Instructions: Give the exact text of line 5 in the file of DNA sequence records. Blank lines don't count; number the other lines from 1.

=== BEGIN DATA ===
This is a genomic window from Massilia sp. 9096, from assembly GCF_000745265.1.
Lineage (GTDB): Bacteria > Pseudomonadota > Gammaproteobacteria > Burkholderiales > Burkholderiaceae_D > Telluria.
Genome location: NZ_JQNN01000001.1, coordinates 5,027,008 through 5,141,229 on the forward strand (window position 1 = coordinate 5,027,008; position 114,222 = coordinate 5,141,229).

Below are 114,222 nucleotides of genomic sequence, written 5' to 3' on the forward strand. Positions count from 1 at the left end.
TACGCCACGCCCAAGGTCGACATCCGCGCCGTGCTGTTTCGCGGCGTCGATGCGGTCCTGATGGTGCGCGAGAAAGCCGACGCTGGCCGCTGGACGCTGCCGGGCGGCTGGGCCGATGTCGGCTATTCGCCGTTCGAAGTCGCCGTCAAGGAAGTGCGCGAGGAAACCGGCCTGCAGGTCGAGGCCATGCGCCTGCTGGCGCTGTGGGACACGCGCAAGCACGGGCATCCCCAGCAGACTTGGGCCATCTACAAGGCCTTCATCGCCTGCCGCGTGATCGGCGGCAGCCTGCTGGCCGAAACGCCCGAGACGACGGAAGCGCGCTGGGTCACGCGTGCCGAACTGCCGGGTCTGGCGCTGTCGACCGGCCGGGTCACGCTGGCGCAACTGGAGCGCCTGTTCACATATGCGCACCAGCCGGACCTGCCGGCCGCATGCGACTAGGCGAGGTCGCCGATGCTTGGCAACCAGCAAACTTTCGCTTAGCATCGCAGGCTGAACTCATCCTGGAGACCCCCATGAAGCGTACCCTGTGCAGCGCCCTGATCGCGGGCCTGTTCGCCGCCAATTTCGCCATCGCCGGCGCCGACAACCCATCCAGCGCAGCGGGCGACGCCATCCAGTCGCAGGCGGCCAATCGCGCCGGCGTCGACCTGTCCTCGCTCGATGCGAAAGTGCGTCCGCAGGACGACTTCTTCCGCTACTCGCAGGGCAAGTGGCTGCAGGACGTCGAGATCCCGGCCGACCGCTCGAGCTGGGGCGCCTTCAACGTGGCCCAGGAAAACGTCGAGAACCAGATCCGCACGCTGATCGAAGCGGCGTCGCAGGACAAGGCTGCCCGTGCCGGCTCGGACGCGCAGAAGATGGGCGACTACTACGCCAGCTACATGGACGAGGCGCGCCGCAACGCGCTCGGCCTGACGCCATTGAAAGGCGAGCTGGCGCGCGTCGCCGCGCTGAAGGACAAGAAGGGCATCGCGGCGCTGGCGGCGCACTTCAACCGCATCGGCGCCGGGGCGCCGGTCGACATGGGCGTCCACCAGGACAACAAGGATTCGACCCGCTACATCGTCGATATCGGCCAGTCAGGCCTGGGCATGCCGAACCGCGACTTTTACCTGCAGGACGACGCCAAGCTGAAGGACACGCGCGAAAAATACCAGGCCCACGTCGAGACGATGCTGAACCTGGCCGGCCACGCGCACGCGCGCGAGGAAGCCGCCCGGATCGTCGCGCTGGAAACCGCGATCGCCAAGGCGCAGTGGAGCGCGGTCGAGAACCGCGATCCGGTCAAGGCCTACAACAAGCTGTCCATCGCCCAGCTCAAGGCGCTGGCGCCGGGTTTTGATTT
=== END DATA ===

TACGCCACGCCCAAGGTCGACATCCGCGCCGTGCTGTTTCGCGGCGTCGATGCGGTCCTGATGGTGCGCGAGAAAGCCGACGCTGGCCGCTGGACGCTGCCGGGCGGCTGGGCCGATGTCGGCTATTCGCCGTTCGAAGTCGCCGTCAAGGAAGTGCGCGAGGAAACCGGCCTGCAGGTCGAGGCCATGCGCCTGCTGGCGCTGTGGGACACGCGCAAGCACGGGCATCCCCAGCAGACTTGGGCCATCTACAAGGCCTTCATCGCCTGCCGCGTGATCGGCGGCAGCCTGCTGGCCGAAACGCCCGAGACGACGGAAGCGCGCTGGGTCACGCGTGCCGAACTGCCGGGTCTGGCGCTGTCGACCGGCCGGGTCACGCTGGCGCAACTGGAGCGCCTGTTCACATATGCGCACCAGCCGGACCTGCCGGCCGCATGCGACTAGGCGAGGTCGCCGATGCTTGGCAACCAGCAAACTTTCGCTTAGCATCGCAGGCTGAACTCATCCTGGAGACCCCCATGAAGCGTACCCTGTGCAGCGCCCTGATCGCGGGCCTGTTCGCCGCCAATTTCGCCATCGCCGGCGCCGACAACCCATCCAGCGCAGCGGGCGACGCCATCCAGTCGCAGGCGGCCAATCGCGCCGGCGTCGACCTGTCCTCGCTCGATGCGAAAGTGCGTCCGCAGGACGACTTCTTCCGCTACTCGCAGGGCAAGTGGCTGCAGGACGTCGAGATCCCGGCCGACCGCTCGAGCTGGGGCGCCTTCAACGTGGCCCAGGAAAACGTCGAGAACCAGATCCGCACGCTGATCGAAGCGGCGTCGCAGGACAAGGCTGCCCGTGCCGGCTCGGACGCGCAGAAGATGGGCGACTACTACGCCAGCTACATGGACGAGGCGCGCCGCAACGCGCTCGGCCTGACGCCATTGAAAGGCGAGCTGGCGCGCGTCGCCGCGCTGAAGGACAAGAAGGGCATCGCGGCGCTGGCGGCGCACTTCAACCGCATCGGCGCCGGGGCGCCGGTCGACATGGGCGTCCACCAGGACAACAAGGATTCGACCCGCTACATCGTCGATATCGGCCAGTCAGGCCTGGGCATGCCGAACCGCGACTTTTACCTGCAGGACGACGCCAAGCTGAAGGACACGCGCGAAAAATACCAGGCCCACGTCGAGACGATGCTGAACCTGGCCGGCCACGCGCACGCGCGCGAGGAAGCCGCCCGGATCGTCGCGCTGGAAACCGCGATCGCCAAGGCGCAGTGGAGCGCGGTCGAGAACCGCGATCCGGTCAAGGCCTACAACAAGCTGTCCATCGCCCAGCTCAAGGCGCTGGCGCCGGGTTTTGATTT